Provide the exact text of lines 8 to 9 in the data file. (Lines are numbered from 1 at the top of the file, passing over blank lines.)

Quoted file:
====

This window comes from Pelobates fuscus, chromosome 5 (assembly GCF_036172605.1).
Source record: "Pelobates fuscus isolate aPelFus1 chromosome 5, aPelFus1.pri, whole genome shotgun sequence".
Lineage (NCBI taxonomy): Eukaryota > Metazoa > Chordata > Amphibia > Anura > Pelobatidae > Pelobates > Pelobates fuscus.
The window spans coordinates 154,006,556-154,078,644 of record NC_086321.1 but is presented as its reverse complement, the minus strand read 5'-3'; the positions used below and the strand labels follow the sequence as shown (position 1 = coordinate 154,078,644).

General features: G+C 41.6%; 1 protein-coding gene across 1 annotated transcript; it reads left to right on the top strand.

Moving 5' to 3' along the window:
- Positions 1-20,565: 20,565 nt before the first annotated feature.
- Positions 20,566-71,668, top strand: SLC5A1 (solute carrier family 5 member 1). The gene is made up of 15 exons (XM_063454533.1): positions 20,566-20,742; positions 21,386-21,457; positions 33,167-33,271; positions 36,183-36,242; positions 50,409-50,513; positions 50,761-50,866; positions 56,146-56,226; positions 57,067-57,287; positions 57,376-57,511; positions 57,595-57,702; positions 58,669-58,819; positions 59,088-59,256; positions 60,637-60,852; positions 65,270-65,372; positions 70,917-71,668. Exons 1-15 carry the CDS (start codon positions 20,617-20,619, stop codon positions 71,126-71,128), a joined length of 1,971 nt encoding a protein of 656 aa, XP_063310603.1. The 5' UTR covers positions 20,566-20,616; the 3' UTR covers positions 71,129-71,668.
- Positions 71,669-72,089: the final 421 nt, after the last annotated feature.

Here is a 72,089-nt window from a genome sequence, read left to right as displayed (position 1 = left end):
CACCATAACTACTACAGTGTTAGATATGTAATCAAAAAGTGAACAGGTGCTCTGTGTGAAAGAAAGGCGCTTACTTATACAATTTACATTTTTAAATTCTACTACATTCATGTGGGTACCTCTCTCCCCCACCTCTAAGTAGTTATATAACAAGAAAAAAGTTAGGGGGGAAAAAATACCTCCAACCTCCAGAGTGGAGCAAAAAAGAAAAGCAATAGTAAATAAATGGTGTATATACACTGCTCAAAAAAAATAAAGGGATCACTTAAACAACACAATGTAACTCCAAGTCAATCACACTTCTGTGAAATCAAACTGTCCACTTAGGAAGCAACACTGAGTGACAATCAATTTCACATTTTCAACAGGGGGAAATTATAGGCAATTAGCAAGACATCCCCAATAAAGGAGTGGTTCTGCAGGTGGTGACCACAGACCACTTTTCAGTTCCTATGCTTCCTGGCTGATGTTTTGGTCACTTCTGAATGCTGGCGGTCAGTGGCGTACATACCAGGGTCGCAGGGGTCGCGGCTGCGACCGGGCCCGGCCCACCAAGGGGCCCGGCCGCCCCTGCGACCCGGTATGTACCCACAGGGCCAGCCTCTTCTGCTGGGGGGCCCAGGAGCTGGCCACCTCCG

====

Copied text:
- Positions 20,566-71,668, top strand: SLC5A1 (solute carrier family 5 member 1). The gene is made up of 15 exons (XM_063454533.1): positions 20,566-20,742; positions 21,386-21,457; positions 33,167-33,271; positions 36,183-36,242; positions 50,409-50,513; positions 50,761-50,866; positions 56,146-56,226; positions 57,067-57,287; positions 57,376-57,511; positions 57,595-57,702; positions 58,669-58,819; positions 59,088-59,256; positions 60,637-60,852; positions 65,270-65,372; positions 70,917-71,668. Exons 1-15 carry the CDS (start codon positions 20,617-20,619, stop codon positions 71,126-71,128), a joined length of 1,971 nt encoding a protein of 656 aa, XP_063310603.1. The 5' UTR covers positions 20,566-20,616; the 3' UTR covers positions 71,129-71,668.
- Positions 71,669-72,089: the final 421 nt, after the last annotated feature.